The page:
“When you look at the French producers, they’re the ones who have been doing it with this kind of intensity for quite some time. It’s reliable. It’s one of the things you need to have in a collector’s product,” said said Rob McMillan, executive vice president of Silicon Valley Bank, which invests heavily in West Coast wineries. Despite their success on American restaurant menus, only a small subset of California wineries draw investment attention.

Gearing co-founded Cult Wines in 2007, seeing it as a tool for diversification. “It’s a long-term record, it’s low volatility and it’s an asset that is not correlated to the financial market,” he said. “We didn’t want to be a broker or a wine merchant or have an inventory. We wanted to be an approach to the financial wine market.” Today, Cult Wines manages approximately $ 100 million in assets.

To date this year, Sotheby’s has sold $ 64 million worth of wine, of which about 80 percent to private collectors who plan to drink it someday and 20 percent to investors. Although Cult Wines buys at auction, bids are generally not closed there.

Despite this, Sotheby’s and Cult Wines are witnessing the same change: a boom in investment from Asia. In addition to Hong Kong, Cult Wines is opening an office in Singapore this fall.

According to Gearing, Cult Wines manages more than 800 unique brands. The major holdings, Lafite and Pavie, each account for six percent of its total, at an average bottle price of US $ 621 and US $ 304, respectively.

While “the vast majority are traded on a daily basis,” he said, there are areas of opportunity. “While Bordeaux and Burgundy may experience periods of higher growth in the short term, the long term stability of champagne adds important diversification benefits,” he said.

Chad Walsh, head sommelier at Michelin-starred restaurant Agern in New York City, signs up online for auctions where he bids for work and personal investment. “It’s one thing to hunt for top notch stuff at a good price,” he said. “But the best investments are when you find the thing everyone else is buying when they’re squeezed out of all that was the blue chip.”

Of course, in the world of collectibles there are risks. Famously, there was the cataclysm that struck WineCare, a storage company in New York that was flooded during Hurricane Sandy in 2012. A US bankruptcy judge ordered the owner to “wind up the business”. Bill Carmody, a general practitioner in New York who used WineCare for his small collection, said, “It was a total loss. At the end of the day, there was no insurance.”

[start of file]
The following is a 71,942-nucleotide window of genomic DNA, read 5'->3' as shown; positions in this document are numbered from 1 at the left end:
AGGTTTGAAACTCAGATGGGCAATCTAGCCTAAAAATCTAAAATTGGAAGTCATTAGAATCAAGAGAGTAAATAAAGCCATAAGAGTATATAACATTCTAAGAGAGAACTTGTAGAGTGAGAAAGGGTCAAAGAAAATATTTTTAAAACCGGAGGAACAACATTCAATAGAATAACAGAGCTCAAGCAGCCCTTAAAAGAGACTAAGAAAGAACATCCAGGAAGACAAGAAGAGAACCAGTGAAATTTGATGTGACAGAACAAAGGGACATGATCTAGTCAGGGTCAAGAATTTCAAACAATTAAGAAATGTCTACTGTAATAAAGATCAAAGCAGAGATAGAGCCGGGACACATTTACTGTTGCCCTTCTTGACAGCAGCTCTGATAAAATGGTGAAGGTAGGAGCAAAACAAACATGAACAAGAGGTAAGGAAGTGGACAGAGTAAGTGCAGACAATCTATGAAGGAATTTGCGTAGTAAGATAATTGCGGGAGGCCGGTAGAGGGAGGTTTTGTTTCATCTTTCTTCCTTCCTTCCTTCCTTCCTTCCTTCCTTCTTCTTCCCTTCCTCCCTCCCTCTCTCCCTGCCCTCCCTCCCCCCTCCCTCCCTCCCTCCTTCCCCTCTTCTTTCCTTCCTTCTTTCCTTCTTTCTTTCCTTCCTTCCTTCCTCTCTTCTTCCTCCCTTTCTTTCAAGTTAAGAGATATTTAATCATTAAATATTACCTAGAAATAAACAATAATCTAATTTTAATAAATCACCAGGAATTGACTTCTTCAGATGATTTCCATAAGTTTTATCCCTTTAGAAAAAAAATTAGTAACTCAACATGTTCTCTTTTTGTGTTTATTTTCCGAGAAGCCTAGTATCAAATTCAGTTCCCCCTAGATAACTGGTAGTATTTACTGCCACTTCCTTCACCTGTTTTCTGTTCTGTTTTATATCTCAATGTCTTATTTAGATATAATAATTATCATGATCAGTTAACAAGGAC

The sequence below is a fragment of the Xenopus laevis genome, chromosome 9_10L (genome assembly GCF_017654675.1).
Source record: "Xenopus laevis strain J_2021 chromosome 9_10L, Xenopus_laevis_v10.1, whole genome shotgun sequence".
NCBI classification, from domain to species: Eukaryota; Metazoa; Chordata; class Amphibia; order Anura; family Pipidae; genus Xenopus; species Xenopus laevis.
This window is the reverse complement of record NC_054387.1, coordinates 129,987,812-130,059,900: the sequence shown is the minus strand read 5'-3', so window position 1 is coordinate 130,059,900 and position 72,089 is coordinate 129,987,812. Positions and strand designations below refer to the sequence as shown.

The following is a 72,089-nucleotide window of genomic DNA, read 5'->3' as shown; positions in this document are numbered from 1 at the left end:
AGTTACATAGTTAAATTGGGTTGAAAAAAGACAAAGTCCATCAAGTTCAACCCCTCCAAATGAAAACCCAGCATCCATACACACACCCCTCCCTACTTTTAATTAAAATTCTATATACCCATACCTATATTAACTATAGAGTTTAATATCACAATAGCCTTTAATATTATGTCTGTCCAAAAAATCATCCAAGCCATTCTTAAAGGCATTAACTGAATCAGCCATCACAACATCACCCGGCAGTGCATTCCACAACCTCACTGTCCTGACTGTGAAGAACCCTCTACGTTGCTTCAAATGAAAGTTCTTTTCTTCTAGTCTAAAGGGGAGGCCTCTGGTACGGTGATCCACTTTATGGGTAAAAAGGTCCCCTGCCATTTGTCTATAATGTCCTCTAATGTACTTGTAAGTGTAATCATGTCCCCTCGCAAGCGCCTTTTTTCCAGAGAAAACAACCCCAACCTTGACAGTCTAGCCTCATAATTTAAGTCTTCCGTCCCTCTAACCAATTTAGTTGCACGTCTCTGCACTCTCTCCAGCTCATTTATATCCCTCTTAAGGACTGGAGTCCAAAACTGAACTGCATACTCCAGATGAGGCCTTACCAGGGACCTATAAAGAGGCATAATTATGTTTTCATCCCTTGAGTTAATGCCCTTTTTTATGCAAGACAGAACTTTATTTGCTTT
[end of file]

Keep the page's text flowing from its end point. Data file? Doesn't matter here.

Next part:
Lesson? Check out the insurance plan before you start investing, remembering to pay attention to where your bottles are kept.

All assets of Cult Wines customers are stored in a sophisticated, static, temperature-controlled facility inside a bonded warehouse (which keeps wine free of taxes and duties) and includes an insurance policy that covers up to 110% of market value.

Each bottle has a “passport”, like a barcode, which is recognized in the fine wine trade and guarantees that they have been verified for provenance and condition.

Cult Wines said it only accepts ex-chateau stocks (wine bought directly from a vineyard) or SIB, both in the original wooden case, which is the most valuable. Buying and storing wine in a bonded warehouse comes with an audit trail for each case and a reliable method to trace its origin.

Sophie Skarbek-Borowska started investing with Cult Wines in 2014. The marketing manager knows her wine (she has a certificate from the Wine & Spirit Education Trust), but still wanted help.

“I understand wine better than cryptocurrency, microchips and even Coca-Cola,” she said.

“I would never be able to invest in wine on my own.” She only invested a small amount, and while all profits were quickly reinvested, overall her account grew by 41%, not excluding fees.

One of the most popular wines is Domaine La Romaine Conti. A bottle of the most recent vintage, 2015, would cost you US $ 17,000, if you were ahead of other bidders. For Skarbek-Borowska, it was the opportunity of a lifetime.

“I had no way of getting it, but because this poor person was doing a clearance sale, Cult Wines got it and sold it to me,” Skarbek-Borowska said. She bought it for US $ 8,510 in 2015. Today it is worth US $ 15,210.